It’s commonly believed that psychopaths ability to manipulate people depends on precisely this fact: they don’t rely on non-inferred keen instinct and intuition but actually need to possess the knowledge of what makes people behave and react the way they do. And this knowledge can be transferred into power, especially as psychopaths are not as betrayed by unmeditated emotional reactions as the rest of us are.

A recent study reported in the journal ”Psychiatry Research: Neuroimaging” told that psychopathic and non-psychopathic offenders performed equally well on a task judging what someone whose intentions where fulfilled, or non-fulfilled would feel. But when they do, different parts of the brain are more activated. In psychopaths, the attribution of emotions is associated with activity in the orbitofrontal cortex, believed to be concerned with outcome monitoring and attention. (This said, the authors admit that the role of the OFC in psychopathy is highly debated) In non-psychopaths, on the other hand, the attribution is rather correlated with the ”mirror-neuron system”. In short, psychopath don’t do emotional simulation, but rational calculation, and the successful ones reach the right conclusions.

The task described in the paper (”In psychopathic patients emotion attribution modulates activity in outcome-related brain areas”) is a very simple one, and offers no information on which ”method” performs better when the task is complex, or whether they may be optimal under different conditions.

Since knowing and caring about the emotional state of others is, arguably, at the heart of morality, studies like these are of the great interest and importance. What, and how, does psychopaths know about the emotional state of others? And might the reason that they don’t seem to care about it be that they know about it in a non-standard way? Jackson and Pettit argued in their minor classic of a paper Moral functionalism and moral motivation” that moral beliefs are normally motivating because they are normally emotional states. You can have a belief with the same content, but in a non-emotional, ”off-line” way, and then is seems possible not to care about morality. Arguably, this is what psychopaths do, when they seem to understand, but not to care.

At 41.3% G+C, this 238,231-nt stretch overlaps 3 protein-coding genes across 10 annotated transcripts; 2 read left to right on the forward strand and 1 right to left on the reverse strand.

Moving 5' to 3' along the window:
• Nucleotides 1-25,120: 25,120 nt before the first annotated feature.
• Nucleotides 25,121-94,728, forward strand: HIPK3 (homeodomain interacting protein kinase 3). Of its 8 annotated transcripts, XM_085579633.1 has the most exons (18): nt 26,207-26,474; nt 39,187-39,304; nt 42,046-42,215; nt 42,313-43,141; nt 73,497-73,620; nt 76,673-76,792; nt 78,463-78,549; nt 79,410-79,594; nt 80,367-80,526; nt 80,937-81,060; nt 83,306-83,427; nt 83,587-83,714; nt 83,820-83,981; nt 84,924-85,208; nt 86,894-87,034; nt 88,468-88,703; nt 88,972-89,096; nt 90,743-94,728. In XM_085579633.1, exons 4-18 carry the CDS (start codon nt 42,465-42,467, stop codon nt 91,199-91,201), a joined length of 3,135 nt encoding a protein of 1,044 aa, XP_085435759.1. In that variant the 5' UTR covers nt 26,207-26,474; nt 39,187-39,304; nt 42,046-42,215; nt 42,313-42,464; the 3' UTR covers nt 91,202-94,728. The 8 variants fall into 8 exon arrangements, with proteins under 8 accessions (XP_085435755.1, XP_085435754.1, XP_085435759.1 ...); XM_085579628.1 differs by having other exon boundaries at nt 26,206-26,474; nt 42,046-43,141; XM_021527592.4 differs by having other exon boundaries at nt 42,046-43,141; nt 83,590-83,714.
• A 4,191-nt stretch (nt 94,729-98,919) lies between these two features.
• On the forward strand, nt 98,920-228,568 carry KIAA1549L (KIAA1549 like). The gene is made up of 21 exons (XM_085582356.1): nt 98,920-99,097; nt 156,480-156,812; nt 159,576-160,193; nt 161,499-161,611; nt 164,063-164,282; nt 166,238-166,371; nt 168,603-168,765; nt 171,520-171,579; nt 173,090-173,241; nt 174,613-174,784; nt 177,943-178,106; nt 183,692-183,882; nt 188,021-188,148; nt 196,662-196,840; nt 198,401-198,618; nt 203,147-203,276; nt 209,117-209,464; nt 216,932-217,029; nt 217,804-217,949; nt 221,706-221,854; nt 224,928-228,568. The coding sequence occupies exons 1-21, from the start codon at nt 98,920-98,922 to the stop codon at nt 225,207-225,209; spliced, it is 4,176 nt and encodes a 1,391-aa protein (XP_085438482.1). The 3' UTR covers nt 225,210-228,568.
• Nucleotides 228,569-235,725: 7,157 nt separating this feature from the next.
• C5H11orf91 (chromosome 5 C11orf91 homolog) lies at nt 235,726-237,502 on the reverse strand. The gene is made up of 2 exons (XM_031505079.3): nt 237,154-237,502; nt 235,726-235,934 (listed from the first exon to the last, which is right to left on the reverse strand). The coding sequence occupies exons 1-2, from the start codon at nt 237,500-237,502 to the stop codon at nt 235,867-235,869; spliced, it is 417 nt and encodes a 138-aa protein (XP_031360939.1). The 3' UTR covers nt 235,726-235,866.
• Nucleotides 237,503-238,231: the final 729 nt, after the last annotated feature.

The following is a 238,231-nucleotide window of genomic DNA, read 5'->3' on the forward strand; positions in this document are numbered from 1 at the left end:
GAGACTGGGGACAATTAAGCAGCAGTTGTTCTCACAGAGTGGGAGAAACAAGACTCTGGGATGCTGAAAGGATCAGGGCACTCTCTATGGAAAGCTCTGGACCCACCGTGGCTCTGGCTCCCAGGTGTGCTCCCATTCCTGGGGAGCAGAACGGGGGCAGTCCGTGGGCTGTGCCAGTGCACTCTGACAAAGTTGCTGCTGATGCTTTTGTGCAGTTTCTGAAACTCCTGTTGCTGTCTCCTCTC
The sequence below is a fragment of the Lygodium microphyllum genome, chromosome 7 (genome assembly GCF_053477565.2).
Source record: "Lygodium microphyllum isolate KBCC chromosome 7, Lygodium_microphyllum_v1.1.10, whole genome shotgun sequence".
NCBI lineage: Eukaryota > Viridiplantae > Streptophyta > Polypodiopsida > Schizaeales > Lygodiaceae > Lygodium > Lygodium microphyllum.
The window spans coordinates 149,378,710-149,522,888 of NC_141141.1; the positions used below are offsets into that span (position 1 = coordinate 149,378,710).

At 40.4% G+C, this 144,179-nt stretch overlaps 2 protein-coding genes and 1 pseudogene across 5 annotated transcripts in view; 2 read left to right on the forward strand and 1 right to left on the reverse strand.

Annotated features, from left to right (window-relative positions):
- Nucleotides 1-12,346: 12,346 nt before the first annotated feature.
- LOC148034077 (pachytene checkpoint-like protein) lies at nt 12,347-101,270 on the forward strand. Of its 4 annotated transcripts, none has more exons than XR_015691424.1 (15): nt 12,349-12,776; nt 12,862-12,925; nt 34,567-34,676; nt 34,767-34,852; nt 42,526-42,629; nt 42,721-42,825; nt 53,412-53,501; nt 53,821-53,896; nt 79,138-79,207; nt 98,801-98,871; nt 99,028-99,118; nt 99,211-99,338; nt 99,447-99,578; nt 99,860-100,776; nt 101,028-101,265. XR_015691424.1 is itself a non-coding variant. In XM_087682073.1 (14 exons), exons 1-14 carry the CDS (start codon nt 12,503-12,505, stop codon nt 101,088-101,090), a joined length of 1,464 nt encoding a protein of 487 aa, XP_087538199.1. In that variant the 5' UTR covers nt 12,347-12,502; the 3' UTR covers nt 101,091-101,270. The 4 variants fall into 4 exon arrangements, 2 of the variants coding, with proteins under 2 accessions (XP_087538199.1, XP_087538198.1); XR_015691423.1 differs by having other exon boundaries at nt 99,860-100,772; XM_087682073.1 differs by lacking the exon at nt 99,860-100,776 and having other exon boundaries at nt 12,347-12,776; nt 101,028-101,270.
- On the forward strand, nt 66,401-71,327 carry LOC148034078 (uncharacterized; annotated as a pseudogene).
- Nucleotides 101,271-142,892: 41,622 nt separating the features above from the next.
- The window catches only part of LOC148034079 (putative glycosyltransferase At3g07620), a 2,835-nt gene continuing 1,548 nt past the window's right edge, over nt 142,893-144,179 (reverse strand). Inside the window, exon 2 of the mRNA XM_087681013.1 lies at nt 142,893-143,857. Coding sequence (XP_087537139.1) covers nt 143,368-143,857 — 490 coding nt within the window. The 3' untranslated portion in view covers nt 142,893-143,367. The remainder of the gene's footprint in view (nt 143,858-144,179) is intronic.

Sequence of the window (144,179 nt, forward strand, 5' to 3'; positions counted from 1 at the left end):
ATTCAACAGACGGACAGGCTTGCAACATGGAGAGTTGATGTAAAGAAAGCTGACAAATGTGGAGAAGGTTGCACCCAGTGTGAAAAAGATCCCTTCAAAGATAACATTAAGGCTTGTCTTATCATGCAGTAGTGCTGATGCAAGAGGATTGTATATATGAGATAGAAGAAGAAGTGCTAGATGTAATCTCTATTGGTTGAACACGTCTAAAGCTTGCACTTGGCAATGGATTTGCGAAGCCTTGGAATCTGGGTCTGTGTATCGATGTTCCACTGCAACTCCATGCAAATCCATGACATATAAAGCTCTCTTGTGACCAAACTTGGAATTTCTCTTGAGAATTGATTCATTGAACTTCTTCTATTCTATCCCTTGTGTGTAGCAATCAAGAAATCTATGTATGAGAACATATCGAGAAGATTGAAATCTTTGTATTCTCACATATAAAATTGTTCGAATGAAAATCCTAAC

As Blair et all (The psychopath) argues, one of the deficiencies associated with psychopathy is emotional learning. This makes perfect sense: if you learn about the feelings of others in a non-emotional way, you don’t get the kind of emphasis on the relevant that emotions usually convey. Since moral learning is arguably based on a long socialization process in which emotional cues plays a central part, no wonder if psychopaths end up deficient in that area.

What can Psychopath College accomplish by way of moving from knowing to caring? It is not that psychopaths doesn’t care about anything; they are usually fairly concerned with their own well-being, for instance. So the architecture for caring is in place, why can’t we bring it to bear on moral issues? Perhaps we can. Due to the emphasis on the anti-social in the psychopathy checklists, we might miss out on a large group of people that actually ”copes” with psychopathy and construes morality with independent means.

One thing that interests me with psychopaths, who clearly care about themselves and, I believe, care about being treated fairly and with respect is this: Why can’t they generalize their emotional reactions? This is highly relevant, seeing how a classic argument for generalising moral values when there is no relevant difference, at least from Mill, Sidgwick and memorably by Peter Singer, is held to be a pure requirement of rationality. The thought is that you establish what’s good by emotional experiences, and then you realise that if it’s good for me, there is no reason why the same experience would not be good for others as well. So the justification of generalisation is a rational one. But the mechanism by which this generalisation gets its force is probably not, and depends on successfull emotional simulation, a direct, non-considered emotional reactivity (then again, whether you manage to ”simulate” animals like slugs or, pace Nagel, bats, might be a matter of imagination, not rationality or emotionality).